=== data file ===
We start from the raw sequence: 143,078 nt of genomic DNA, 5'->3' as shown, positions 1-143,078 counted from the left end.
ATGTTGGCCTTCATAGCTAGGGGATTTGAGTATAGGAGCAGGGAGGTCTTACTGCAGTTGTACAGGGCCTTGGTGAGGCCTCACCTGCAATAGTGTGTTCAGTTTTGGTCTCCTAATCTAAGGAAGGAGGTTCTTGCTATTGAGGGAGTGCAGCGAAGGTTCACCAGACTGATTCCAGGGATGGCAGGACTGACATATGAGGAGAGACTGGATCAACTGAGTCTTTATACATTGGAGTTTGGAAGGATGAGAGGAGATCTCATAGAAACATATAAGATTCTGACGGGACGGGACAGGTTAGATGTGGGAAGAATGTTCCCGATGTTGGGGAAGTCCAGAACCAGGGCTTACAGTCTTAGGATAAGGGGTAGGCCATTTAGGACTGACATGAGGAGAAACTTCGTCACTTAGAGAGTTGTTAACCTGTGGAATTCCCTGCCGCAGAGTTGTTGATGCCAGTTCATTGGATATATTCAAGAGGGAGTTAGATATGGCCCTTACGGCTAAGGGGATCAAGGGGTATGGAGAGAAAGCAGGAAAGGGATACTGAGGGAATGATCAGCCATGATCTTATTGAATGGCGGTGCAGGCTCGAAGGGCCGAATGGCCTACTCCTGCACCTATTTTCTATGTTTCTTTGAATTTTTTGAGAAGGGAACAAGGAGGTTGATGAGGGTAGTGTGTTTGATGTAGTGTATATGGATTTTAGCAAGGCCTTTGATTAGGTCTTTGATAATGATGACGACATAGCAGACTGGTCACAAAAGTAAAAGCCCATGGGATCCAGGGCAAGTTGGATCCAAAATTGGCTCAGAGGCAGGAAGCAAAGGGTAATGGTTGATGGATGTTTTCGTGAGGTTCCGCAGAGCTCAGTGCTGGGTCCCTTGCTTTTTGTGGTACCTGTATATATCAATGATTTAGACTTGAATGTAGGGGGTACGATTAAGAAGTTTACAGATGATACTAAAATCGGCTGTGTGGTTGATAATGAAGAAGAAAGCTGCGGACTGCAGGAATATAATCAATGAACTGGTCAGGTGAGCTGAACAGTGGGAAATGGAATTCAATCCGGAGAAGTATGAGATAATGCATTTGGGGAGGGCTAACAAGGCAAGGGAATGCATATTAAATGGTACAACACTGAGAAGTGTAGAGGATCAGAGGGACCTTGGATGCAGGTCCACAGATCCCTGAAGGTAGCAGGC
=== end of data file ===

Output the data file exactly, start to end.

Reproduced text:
We start from the raw sequence: 143,078 nt of genomic DNA, 5'->3' as shown, positions 1-143,078 counted from the left end.
ATGTTGGCCTTCATAGCTAGGGGATTTGAGTATAGGAGCAGGGAGGTCTTACTGCAGTTGTACAGGGCCTTGGTGAGGCCTCACCTGCAATAGTGTGTTCAGTTTTGGTCTCCTAATCTAAGGAAGGAGGTTCTTGCTATTGAGGGAGTGCAGCGAAGGTTCACCAGACTGATTCCAGGGATGGCAGGACTGACATATGAGGAGAGACTGGATCAACTGAGTCTTTATACATTGGAGTTTGGAAGGATGAGAGGAGATCTCATAGAAACATATAAGATTCTGACGGGACGGGACAGGTTAGATGTGGGAAGAATGTTCCCGATGTTGGGGAAGTCCAGAACCAGGGCTTACAGTCTTAGGATAAGGGGTAGGCCATTTAGGACTGACATGAGGAGAAACTTCGTCACTTAGAGAGTTGTTAACCTGTGGAATTCCCTGCCGCAGAGTTGTTGATGCCAGTTCATTGGATATATTCAAGAGGGAGTTAGATATGGCCCTTACGGCTAAGGGGATCAAGGGGTATGGAGAGAAAGCAGGAAAGGGATACTGAGGGAATGATCAGCCATGATCTTATTGAATGGCGGTGCAGGCTCGAAGGGCCGAATGGCCTACTCCTGCACCTATTTTCTATGTTTCTTTGAATTTTTTGAGAAGGGAACAAGGAGGTTGATGAGGGTAGTGTGTTTGATGTAGTGTATATGGATTTTAGCAAGGCCTTTGATTAGGTCTTTGATAATGATGACGACATAGCAGACTGGTCACAAAAGTAAAAGCCCATGGGATCCAGGGCAAGTTGGATCCAAAATTGGCTCAGAGGCAGGAAGCAAAGGGTAATGGTTGATGGATGTTTTCGTGAGGTTCCGCAGAGCTCAGTGCTGGGTCCCTTGCTTTTTGTGGTACCTGTATATATCAATGATTTAGACTTGAATGTAGGGGGTACGATTAAGAAGTTTACAGATGATACTAAAATCGGCTGTGTGGTTGATAATGAAGAAGAAAGCTGCGGACTGCAGGAATATAATCAATGAACTGGTCAGGTGAGCTGAACAGTGGGAAATGGAATTCAATCCGGAGAAGTATGAGATAATGCATTTGGGGAGGGCTAACAAGGCAAGGGAATGCATATTAAATGGTACAACACTGAGAAGTGTAGAGGATCAGAGGGACCTTGGATGCAGGTCCACAGATCCCTGAAGGTAGCAGGC